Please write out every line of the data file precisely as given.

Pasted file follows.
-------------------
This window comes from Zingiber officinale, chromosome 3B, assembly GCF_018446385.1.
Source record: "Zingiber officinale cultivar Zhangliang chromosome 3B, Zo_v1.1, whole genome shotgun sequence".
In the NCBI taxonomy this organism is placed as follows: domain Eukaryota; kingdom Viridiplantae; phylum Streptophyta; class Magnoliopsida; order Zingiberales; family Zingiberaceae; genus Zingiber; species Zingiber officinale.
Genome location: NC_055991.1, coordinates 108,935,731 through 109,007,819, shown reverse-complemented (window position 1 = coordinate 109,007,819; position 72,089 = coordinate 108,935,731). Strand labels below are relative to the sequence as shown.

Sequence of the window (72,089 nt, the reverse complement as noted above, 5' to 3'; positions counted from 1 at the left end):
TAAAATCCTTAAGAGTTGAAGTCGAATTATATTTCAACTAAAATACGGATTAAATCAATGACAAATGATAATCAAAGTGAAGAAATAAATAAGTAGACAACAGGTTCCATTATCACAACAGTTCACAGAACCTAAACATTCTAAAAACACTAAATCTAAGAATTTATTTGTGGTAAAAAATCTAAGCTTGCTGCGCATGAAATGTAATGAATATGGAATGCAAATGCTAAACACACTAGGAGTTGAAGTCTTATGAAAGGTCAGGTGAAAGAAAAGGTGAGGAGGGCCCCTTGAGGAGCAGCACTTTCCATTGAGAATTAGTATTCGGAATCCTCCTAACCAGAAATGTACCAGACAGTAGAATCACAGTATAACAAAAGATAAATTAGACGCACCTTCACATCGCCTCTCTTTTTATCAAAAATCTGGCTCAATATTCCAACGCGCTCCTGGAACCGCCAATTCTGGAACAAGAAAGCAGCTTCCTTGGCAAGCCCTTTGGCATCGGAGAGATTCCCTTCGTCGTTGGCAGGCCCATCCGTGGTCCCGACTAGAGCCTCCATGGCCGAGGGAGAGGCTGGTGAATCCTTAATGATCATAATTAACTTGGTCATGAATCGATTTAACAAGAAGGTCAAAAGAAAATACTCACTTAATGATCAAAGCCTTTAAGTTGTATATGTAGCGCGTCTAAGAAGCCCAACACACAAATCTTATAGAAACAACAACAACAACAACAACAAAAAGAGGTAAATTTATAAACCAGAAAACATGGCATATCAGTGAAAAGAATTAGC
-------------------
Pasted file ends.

This window comes from Zingiber officinale, chromosome 3B, assembly GCF_018446385.1.
Source record: "Zingiber officinale cultivar Zhangliang chromosome 3B, Zo_v1.1, whole genome shotgun sequence".
In the NCBI taxonomy this organism is placed as follows: domain Eukaryota; kingdom Viridiplantae; phylum Streptophyta; class Magnoliopsida; order Zingiberales; family Zingiberaceae; genus Zingiber; species Zingiber officinale.
Genome location: NC_055991.1, coordinates 108,935,731 through 109,007,819, shown reverse-complemented (window position 1 = coordinate 109,007,819; position 72,089 = coordinate 108,935,731). Strand labels below are relative to the sequence as shown.

Sequence of the window (72,089 nt, the reverse complement as noted above, 5' to 3'; positions counted from 1 at the left end):
TAAAATCCTTAAGAGTTGAAGTCGAATTATATTTCAACTAAAATACGGATTAAATCAATGACAAATGATAATCAAAGTGAAGAAATAAATAAGTAGACAACAGGTTCCATTATCACAACAGTTCACAGAACCTAAACATTCTAAAAACACTAAATCTAAGAATTTATTTGTGGTAAAAAATCTAAGCTTGCTGCGCATGAAATGTAATGAATATGGAATGCAAATGCTAAACACACTAGGAGTTGAAGTCTTATGAAAGGTCAGGTGAAAGAAAAGGTGAGGAGGGCCCCTTGAGGAGCAGCACTTTCCATTGAGAATTAGTATTCGGAATCCTCCTAACCAGAAATGTACCAGACAGTAGAATCACAGTATAACAAAAGATAAATTAGACGCACCTTCACATCGCCTCTCTTTTTATCAAAAATCTGGCTCAATATTCCAACGCGCTCCTGGAACCGCCAATTCTGGAACAAGAAAGCAGCTTCCTTGGCAAGCCCTTTGGCATCGGAGAGATTCCCTTCGTCGTTGGCAGGCCCATCCGTGGTCCCGACTAGAGCCTCCATGGCCGAGGGAGAGGCTGGTGAATCCTTAATGATCATAATTAACTTGGTCATGAATCGATTTAACAAGAAGGTCAAAAGAAAATACTCACTTAATGATCAAAGCCTTTAAGTTGTATATGTAGCGCGTCTAAGAAGCCCAACACACAAATCTTATAGAAACAACAACAACAACAACAACAAAAAGAGGTAAATTTATAAACCAGAAAACATGGCATATCAGTGAAAAGAATTAGC